LuSiD design upgright MAME cabinet
In 2003 I was pondering the various options to acquire an arcade machine, specifically for using MAME. My options at the time were:
1) Convert an existing arcade machine. Not something I wanted to do, as I had no desire to destroy an exisiting piece of arcade history.
2) Purchase a pre-built cabinet online. At the time, in Australia, this was exhorbintently expensive (since then, flat-pack manufacturers have wonderfully filled this niche)
3) Build my own. So be it.
As with everything, it starts with plans (See below), and 18mm MDF.
My trusty assistant helps out. Measure twice, cut once.
As I adorn my best safety boots, I cut some of the external shape.
Testing for size and proportions. Looking good.
Switching to a jigsaw to do the internal angles, curves and cuts. Still making sure my footware is appropriate.
Two sides done. Imagining what this will look like when complete.
The 6mm curved router bit adds a nice finish to the cabinet. For this particular design I would forgo T-moulding in the name of cost (shipping to Australia is a killer).
A quick test of the sound system. Using a PC power supply's 12V output, I connected that to a standard car audio amplifier. From there, 4ohm car speakers (nice ones too, Pioneer twin units left over from my wife's recent car speaker upgrade). The sound is superb.
The base is spaced out and planned. Nice and sturdy to hold the entire cabinet.
Once again my beautiful assistant helps out, this time pre-drilling the screw holes.
40mm square pine is attached to the cabinet to server as a join between the MDF outer sheets.
The unit begins to take shape
The speaker shelf goes in.
I make a drawer component with standard drawer sliders. This will house (and hide) the keyboard for quick access if I need to configure anything.
There are two types of woodworkers: those who don't make mistakes, and those who love putty and "Selly's No More Gaps". Guess which I am?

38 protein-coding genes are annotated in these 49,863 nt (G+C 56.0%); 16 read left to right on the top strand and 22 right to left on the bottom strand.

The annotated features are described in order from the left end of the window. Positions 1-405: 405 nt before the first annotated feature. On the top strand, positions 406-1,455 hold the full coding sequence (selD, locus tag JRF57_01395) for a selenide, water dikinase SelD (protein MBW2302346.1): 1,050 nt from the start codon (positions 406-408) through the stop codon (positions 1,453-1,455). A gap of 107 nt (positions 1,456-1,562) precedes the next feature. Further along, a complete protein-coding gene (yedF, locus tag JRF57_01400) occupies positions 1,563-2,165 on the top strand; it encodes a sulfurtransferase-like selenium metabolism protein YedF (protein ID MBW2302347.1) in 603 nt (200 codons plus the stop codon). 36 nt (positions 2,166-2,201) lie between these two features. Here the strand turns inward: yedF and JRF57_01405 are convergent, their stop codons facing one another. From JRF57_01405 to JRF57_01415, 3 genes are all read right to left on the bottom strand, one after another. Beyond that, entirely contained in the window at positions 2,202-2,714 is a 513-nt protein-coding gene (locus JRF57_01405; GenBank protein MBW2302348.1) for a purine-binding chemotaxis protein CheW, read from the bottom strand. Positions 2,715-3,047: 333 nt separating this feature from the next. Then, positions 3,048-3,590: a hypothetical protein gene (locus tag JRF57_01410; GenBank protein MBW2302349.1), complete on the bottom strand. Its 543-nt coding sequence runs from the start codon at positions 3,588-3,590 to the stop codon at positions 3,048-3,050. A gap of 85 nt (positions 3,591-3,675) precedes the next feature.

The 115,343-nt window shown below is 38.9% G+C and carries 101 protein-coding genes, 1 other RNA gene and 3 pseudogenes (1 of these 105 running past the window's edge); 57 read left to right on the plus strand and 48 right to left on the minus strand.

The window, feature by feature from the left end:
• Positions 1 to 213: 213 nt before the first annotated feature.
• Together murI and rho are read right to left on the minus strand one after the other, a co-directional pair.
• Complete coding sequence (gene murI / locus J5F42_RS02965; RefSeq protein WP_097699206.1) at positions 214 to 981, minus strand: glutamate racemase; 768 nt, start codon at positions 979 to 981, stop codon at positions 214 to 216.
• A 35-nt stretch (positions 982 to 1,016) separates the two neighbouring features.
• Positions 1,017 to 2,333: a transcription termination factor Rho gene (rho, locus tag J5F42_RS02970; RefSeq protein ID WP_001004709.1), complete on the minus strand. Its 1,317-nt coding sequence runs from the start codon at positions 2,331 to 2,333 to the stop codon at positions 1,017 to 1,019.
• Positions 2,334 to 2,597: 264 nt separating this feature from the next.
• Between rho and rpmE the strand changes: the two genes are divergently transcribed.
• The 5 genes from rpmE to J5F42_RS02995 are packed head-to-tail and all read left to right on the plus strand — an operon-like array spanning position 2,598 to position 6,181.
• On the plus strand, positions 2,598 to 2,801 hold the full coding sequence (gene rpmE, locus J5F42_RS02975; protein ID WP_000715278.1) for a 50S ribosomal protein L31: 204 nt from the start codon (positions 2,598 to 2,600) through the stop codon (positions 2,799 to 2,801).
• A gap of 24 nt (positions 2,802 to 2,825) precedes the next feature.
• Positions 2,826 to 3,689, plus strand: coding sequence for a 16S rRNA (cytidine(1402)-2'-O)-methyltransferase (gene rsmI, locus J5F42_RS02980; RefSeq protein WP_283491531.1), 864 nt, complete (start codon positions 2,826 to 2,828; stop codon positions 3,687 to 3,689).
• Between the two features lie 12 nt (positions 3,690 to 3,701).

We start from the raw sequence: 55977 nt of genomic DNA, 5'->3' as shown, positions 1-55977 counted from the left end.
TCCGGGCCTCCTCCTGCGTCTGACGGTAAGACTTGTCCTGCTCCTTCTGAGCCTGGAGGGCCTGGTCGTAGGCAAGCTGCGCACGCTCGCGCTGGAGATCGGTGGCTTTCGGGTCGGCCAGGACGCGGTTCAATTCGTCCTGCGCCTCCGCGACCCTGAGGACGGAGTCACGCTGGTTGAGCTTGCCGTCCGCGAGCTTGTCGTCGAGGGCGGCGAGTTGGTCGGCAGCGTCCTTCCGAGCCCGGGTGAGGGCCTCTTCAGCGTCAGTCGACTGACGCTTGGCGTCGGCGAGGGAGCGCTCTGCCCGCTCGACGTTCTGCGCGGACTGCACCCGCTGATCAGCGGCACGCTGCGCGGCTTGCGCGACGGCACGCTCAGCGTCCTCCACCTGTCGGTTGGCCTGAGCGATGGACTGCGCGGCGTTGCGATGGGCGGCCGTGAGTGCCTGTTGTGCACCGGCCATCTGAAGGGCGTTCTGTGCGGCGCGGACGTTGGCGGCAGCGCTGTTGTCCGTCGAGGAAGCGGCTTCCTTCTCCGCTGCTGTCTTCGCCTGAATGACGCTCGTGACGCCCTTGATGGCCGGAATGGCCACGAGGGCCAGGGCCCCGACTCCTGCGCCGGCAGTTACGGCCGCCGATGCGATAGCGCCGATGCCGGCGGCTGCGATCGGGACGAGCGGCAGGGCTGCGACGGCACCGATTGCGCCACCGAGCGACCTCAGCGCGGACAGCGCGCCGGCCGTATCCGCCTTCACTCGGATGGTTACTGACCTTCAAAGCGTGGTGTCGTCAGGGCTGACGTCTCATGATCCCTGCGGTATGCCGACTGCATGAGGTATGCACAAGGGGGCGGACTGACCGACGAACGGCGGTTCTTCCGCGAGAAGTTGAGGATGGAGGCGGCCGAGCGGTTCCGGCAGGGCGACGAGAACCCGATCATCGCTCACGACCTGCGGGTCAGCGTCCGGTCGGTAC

The undercoat goes on. A simple 3-in-1 sealer/primer/undercoat. It keeps the MDF from swelling later on, and ensures the top coats have a nice layer to stick to without drawing into the fibre board.
The top coat goes down. Three layers of a nice oil-based epoxy, "Jet Black" colour. Not cheap, but the gloss finish is superb. I use a natural mohair roller that doesn't leave any fluff on the finished paint, and also gives a nice mirror finish without the "orange peel" effect that standard foam rollers give. These photos were taken a loooong time ago with a very early model digital camera. Later photos will illustrate the finish much better.
Testing out the marquee light. It's a 240V fluro unit, with plenty of brightness.
Coin door and control panel are attached. Starting to look like a real machine now.
Speakers installed, monitor mounted.
And it's finished! The mohair roller did an amazing job on the final coat of the enamel. Mirror finish.
The control panel can flip up via hinges to access the internals. I've installed a keyboard drawer underneath, which hides the keyboard when not needed.
Cabinet in its final resting place. The access door can be opened up to get to the MAME PC inside (since replaced with a Dreamcast) and speakers/amp.